Franciscan missionary to Ethiopia and martyr; b. Konnersreuth, Bavaria, Jan. 4, 1675; d. Abbo, near Gondar, Ethiopia, March 3, 1716. He became a friar Oct. 13, 1693, at Graz, Austria; was ordained Sept. 14, 1698, at Vienna; and joined the Upper Egypt–Ethiopia mission, headed by Prefect Joseph of Jerusalem, OFM, in 1704 at Rome. On its way to Ethiopia, the party reached Sennar, Sudan, May 21, 1705, and was halted by a rupture of relations between the courts of Sennar and Gondar (Ethiopia's capital). Among unspeakable hardships, Weiss was named vice prefect by the dying prefect (May 29, 1709), and returned to Cairo to plan a fresh start. Impressed by the heroic efforts of the missionaries, the Holy See determined to open the Ethiopian mission, and named Weiss prefect (April 20, 1711). In the fifth Franciscan attempt since 1632, when the Portuguese Jesuits and garrison fell victims of a dreadful persecution, the new prefect and confreres Michele Pio Fasoli and Samuele Marzorati left Cairo for Gondar by way of the Red Sea (Nov. 3, 1711). From Veinahaila, Tigrai, Weiss sent messengers with a letter to Abbot Gregory Tarara, a Basilian who had been converted by him at Sennar and was at that time attached to the Gondar court, to introduce the friars to King Yustos (1712–16). On July 20, 1712, the friars reached Gondar and were warmly welcomed by the king and Abbot Gregory. The king supported the friars against the Monophysite monks, who charged them as infidels, upholding two natures in Christ, uncircumcised, and irreverent to the cross and the Blessed Mother's icons.
While waiting for papal briefs for the king and church dignitaries, the friars studied both the vernacular Amhara and the scriptural Tigrai, and prudently did some pastoral work. To help Yustos curb disloyalty and revolt, on Nov. 20, 1713, Weiss wrote Clement XI and Charles VI to dispatch some 5,000 soldiers to act as royal bodyguards and to restore internal peace, a request that was to bring him a stern reprimand (May 11, 1716). By April 29, 1714, intrepid Father Giacomo Negro reached Gondar with aid, mail, and comfort for his confreres; he returned to Cairo 13 months later to organize steady support for the new mission. On May 9, Clement XI wrote King Yustos and Abbot Gregory letters of appreciation for their assistance to the missionaries. As the revolt mounted, on Sept. 30, 1715, the king sent the friars into hiding but soon afterward fell critically ill. One of his brothers seized the throne on Feb. 12, 1716, as David III. After Yustos's untimely death (Feb. 16, 1716), David had the friars brought back to the capital. On Saturday, February 29, the friars were put on trial and questioned on charges of heresy, uncircumcision, lack of reverence to the Virgin Mary, and refusal to accept the Monophysite Eucharist. After being questioned again on March 2, they were sentenced to be stoned to death the next day at Abbo, but would be pardoned by the king if they would recant and conform. Put in chains, they spent the night in prayer. On March 3, questioned for the third time and found unshakable in their faith, Fathers Weiss, Michele Pio, and Samuele were taken naked two miles (2,000 meters) south of Gondar to Abbo lying about 300 meters east of Agareb stream. There, led by the Armenian monk who headed the revolt, the people stoned the friars to death, thus ending a promising mission for which the Holy See had entertained high hopes and made great efforts. With the informative process for his beatification begun on July 25, 1933, Weiss is now venerated as a Servant of God.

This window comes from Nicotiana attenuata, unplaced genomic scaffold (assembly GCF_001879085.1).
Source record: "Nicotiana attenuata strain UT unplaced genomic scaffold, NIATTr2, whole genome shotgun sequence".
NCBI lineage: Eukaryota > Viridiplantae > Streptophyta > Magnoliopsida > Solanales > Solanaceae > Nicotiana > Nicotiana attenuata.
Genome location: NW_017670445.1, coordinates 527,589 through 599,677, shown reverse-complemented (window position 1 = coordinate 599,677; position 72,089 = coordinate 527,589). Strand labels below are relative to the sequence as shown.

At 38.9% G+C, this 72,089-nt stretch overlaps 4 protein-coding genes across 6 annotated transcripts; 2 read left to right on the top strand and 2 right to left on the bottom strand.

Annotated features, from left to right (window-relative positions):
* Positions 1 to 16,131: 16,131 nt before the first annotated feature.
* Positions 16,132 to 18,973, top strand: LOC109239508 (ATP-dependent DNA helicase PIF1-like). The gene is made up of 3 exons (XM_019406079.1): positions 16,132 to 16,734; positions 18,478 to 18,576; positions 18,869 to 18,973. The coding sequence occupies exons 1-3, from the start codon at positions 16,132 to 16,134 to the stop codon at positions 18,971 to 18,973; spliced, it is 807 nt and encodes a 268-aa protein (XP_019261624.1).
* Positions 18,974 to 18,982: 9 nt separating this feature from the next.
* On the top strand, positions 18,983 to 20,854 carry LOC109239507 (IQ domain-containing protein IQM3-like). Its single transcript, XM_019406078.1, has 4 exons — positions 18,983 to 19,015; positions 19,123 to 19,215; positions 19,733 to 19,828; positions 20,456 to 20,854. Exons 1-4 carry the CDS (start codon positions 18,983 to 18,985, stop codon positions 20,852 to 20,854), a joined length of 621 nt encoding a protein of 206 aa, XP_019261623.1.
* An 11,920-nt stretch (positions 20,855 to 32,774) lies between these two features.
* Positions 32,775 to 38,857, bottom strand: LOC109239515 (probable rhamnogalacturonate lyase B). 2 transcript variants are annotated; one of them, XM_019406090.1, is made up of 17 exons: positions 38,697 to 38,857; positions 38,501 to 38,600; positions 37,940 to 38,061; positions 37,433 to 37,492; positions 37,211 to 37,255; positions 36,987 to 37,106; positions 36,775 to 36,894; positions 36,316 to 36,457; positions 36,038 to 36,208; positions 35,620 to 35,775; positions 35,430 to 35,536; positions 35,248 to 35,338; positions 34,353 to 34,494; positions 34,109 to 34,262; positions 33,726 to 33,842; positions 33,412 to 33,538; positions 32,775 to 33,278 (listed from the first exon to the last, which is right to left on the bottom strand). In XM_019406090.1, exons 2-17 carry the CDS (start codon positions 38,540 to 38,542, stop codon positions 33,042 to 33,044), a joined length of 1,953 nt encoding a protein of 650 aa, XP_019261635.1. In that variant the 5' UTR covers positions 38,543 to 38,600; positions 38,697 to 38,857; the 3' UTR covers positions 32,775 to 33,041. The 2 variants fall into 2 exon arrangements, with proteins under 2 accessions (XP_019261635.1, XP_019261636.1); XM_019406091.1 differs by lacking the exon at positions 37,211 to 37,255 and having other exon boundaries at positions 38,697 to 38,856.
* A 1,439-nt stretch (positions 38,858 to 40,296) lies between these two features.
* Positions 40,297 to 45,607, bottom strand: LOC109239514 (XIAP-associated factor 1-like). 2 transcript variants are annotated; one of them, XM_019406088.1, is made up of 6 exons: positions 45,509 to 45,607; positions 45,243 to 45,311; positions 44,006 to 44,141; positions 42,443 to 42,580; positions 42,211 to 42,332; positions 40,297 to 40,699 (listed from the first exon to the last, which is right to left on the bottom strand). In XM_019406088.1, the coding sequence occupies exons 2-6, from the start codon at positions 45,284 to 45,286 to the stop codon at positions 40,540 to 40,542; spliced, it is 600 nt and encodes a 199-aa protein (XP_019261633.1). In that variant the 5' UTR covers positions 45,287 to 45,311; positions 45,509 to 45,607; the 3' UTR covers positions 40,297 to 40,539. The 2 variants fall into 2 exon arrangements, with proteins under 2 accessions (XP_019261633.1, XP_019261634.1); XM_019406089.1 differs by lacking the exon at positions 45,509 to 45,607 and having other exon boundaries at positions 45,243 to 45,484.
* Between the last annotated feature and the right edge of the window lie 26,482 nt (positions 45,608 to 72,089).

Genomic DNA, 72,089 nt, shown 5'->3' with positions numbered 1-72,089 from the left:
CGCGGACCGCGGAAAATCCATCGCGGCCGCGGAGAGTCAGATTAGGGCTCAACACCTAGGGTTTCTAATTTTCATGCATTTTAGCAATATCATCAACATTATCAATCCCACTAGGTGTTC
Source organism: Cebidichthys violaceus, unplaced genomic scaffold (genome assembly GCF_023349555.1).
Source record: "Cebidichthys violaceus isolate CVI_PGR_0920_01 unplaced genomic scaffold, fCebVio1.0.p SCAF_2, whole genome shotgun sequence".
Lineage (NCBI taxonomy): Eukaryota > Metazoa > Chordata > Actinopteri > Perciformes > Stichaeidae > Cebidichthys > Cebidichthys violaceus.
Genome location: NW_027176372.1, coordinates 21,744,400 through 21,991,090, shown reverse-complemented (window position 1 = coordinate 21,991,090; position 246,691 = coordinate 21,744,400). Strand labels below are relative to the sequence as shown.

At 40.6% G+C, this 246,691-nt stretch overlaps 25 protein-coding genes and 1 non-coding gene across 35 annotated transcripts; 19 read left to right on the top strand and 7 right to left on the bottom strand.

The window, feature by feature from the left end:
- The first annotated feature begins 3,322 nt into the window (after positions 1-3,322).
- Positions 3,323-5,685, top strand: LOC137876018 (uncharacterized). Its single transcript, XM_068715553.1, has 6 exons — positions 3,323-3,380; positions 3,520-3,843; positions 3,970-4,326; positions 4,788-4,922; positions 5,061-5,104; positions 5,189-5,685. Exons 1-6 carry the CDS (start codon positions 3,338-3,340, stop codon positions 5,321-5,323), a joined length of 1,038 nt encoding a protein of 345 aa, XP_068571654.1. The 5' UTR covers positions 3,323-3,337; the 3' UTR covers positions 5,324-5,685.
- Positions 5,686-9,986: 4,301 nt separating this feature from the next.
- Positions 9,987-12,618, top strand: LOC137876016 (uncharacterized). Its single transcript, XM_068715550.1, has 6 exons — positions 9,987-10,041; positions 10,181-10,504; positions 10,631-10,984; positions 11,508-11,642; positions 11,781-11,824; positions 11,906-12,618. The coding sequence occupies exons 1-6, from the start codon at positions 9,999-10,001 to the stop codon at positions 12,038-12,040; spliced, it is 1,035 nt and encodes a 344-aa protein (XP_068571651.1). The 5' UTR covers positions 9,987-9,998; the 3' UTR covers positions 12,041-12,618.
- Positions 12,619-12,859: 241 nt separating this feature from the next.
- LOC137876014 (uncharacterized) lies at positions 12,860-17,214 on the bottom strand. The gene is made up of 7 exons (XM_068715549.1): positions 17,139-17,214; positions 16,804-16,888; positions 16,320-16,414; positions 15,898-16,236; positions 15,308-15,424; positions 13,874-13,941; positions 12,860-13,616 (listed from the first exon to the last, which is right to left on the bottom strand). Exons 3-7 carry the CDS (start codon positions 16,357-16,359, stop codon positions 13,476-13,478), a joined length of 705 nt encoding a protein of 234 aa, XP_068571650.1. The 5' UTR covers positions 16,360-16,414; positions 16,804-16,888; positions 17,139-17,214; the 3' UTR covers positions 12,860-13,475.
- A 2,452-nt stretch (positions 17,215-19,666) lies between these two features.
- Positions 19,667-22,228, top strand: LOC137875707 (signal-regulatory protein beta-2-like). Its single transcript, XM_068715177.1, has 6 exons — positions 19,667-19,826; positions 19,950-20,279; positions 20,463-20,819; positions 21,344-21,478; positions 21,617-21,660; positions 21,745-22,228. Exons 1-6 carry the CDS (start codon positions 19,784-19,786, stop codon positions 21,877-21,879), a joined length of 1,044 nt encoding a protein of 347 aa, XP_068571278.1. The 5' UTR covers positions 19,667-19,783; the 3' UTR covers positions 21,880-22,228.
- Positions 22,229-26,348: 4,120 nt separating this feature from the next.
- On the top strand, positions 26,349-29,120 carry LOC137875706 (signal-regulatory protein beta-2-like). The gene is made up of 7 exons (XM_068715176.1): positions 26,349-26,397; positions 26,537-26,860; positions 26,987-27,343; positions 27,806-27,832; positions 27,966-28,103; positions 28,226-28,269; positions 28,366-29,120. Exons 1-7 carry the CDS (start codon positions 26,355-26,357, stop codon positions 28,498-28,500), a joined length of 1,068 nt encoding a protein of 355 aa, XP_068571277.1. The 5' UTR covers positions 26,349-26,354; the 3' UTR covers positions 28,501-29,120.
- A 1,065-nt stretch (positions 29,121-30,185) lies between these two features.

Bibliography: c. beccari, Notizia e saggi di opere e documenti inediti riguardanti la storia di Etiopia durante i secoli XVI, XVII e XVIII (Rome 1903). c. othmer, "P. Liberatus Weiss, O.F.M., seine Missionstätigkeit und sein Martyrium," Archivum Franciscanum historicum 20 (1927) 336–355; "Series documentorum ad vitam, missionem ac martyrium P. Liberati Weiss…," ibid. 31 (1938) 127–153. 440–457; P. Liberat Weiss: Ein österreichischer Franziskaner Apostolischer Missionär und Blutzeuge (2d ed. Vienna 1933). g. m. montano, "Etiopia Francescana nei documenti dei secoli XVII–XVIII," Biblioteca bio-bibliografica della Terra Santa…, ser. 3, v.2, ed. g. zanella (Quaracchi–Florence 1948). m. a. habig, The Franciscan Book of Saints (Chicago 1959). p. m. sevesi, L'Ordine dei Frati Minori (Milan 1960) 2.2:39 g. manfredi, La figura del "Praefectus Missionum"…ai Frati Minori, 1630–1792 (Studia Orientalia Cristiana Collectanea 3; Cairo 1958). g. giamberardini, ed., Itinerario in Oriente (1701–1718) del P. Giacomo Negro da Oleggio (ibid. 6; 1961) 265–304; "I Viaggiatori Francescani attraverso la Nubia dal 1698 al 1710," (ibid. 8; 1963) 361–437; "Historia" della missione Francescana in Alto Egitto–Fungi–Etiopia, 1686–1720, scritta dal P. Giacomo d'Albano (Cairo 1961).
[a. s. rosso]